Ebola Virus Disease Survivors: Clinical and Immunologic Follow-up
- Ebola is a lethal disease. A lot is still unknown about Ebola and its long-term effects. Researchers want to learn what ill health conditions Ebola survivors have. They want to learn if Ebola survivors can infect others in their household through close contact. They also want to learn if Ebola survivors are immune from getting Ebola again. To learn these things, they want to follow people in Liberia for 5 years.
- To learn how Ebola affects the health of survivors and the people they live with.
- People in Liberia who had Ebola in the past 2 years, who share a household with someone who had Ebola, or who got ill and went to an Ebola Treatment Unit but were sent home because they did not have Ebola.
- Participants will be screened with family illness history, physical exam, and blood tests. They may have an eye exam.
- Ebola survivors and those who went to a Treatment Unit but did not have Ebola will visit a clinic at 3, 6, and 12 months, then every 6 months for 5 years. At each visit, they will repeat the screening tests.
- Participants who live with someone who had Ebola will have only the screening visit. But they may be asked to return for follow-up visits. These visits will help researchers learn more about the differences between those who have had Ebola and those who have not.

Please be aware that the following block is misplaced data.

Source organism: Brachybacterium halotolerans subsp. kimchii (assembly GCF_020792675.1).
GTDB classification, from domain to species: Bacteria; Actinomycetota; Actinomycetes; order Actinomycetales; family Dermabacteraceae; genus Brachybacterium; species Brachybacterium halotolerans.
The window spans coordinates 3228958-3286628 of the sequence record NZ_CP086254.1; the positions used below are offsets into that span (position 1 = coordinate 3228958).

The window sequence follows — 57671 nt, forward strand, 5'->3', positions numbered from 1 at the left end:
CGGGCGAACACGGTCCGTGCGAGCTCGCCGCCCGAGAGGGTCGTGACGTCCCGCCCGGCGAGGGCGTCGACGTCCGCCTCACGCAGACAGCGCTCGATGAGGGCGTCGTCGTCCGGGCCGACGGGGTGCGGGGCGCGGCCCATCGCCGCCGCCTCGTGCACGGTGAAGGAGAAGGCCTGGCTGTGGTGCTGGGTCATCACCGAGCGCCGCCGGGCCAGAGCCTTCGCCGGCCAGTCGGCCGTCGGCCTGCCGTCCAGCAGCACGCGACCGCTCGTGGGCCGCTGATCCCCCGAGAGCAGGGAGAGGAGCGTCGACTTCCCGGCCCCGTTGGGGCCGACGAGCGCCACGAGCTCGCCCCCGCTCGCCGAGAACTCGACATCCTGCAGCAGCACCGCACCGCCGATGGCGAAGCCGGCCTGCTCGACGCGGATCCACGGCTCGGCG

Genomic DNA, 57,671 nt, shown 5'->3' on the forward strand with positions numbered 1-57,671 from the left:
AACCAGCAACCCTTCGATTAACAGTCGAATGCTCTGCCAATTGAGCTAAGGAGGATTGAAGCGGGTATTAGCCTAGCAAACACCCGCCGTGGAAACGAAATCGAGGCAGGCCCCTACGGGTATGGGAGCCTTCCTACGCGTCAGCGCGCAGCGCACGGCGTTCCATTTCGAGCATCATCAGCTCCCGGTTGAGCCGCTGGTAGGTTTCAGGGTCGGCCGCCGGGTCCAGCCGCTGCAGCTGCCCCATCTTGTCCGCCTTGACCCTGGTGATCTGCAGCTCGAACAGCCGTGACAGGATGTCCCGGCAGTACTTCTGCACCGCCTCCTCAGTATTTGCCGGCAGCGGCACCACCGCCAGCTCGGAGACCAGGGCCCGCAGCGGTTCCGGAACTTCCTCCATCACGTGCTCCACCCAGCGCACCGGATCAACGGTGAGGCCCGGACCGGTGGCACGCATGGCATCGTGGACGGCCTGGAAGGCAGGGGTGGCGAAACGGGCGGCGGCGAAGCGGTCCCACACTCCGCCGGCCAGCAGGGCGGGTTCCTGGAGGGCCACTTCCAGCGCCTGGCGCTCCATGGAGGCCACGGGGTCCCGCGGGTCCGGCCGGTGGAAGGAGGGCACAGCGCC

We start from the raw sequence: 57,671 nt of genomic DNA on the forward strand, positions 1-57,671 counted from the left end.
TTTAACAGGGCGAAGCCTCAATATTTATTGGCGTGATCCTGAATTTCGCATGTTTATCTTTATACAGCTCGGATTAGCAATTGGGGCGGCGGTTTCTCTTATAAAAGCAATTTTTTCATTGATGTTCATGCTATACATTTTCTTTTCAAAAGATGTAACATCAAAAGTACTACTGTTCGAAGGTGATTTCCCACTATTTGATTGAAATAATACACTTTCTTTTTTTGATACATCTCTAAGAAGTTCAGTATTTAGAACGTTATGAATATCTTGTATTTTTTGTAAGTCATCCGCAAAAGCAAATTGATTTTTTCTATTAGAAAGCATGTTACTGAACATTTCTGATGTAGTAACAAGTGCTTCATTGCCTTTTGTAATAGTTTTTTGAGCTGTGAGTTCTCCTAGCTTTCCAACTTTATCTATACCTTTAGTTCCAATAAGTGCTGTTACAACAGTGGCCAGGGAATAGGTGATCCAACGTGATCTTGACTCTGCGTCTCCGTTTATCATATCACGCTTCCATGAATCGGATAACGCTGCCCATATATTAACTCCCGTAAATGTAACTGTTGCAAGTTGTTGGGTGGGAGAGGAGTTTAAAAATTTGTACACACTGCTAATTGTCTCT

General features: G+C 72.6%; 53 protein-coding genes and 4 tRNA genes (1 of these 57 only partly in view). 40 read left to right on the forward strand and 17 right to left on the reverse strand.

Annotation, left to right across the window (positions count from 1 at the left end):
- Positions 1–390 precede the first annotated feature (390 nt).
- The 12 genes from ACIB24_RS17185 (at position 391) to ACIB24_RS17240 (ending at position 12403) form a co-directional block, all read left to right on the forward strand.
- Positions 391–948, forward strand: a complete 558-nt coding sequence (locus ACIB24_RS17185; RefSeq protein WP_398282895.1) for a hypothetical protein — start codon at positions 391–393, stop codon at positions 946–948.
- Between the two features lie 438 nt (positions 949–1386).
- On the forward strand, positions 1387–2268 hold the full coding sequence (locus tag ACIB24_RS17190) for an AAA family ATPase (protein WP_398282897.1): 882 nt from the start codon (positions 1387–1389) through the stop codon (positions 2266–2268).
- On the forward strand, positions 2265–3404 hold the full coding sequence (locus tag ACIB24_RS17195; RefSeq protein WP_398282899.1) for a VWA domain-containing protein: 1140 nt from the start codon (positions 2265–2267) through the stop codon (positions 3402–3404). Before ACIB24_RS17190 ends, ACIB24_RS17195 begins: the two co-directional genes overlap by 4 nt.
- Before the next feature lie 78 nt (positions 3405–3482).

- Participants brought to the NIH Clinical Center will have documentation of positive Ebola virus PCR and a clinical syndrome compatible with acute EVD.
- The study will last 5 years.
Ebola Virus Disease
|Study Design:||Time Perspective: Prospective|
|Official Title:||Partnership for Research on Ebola Virus (PREVAIL) III: Ebola Natural History Study|
- To characterize the clinical sequelae seen in convalescent Ebola virus disease (EVD) patients. [ Time Frame: 10 years ]
- Assess whether convalescent EVD patients can transmit infection to household and sexual contacts as determined by development of EVD or Ebola seroconversion in contacts [ Time Frame: 10 years ]
- Better define the immune response in EVD survivors. [ Time Frame: 10 years ]
|Study Start Date:||April 24, 2015|
|Estimated Study Completion Date:||January 1, 2030|
|Estimated Primary Completion Date:||May 31, 2025 (Final data collection date for primary outcome measure)|
Please refer to this study by its ClinicalTrials.gov identifier: NCT02431923
|Contact: Michael C Sneller, M.D.||(301) firstname.lastname@example.org|
|United States, Maryland|
|National Institutes of Health Clinical Center, 9000 Rockville Pike||Recruiting|
|Bethesda, Maryland, United States, 20892|
|Contact: For more information at the NIH Clinical Center contact Patient Recruitment and Public Liaison Office (PRPL) 800-411-1222 ext TTY8664111010 email@example.com|
|Monrovia Medical Unit ELWA-2 Hospital||Recruiting|
|Principal Investigator:||Michael C Sneller, M.D.||National Institute of Allergy and Infectious Diseases (NIAID)|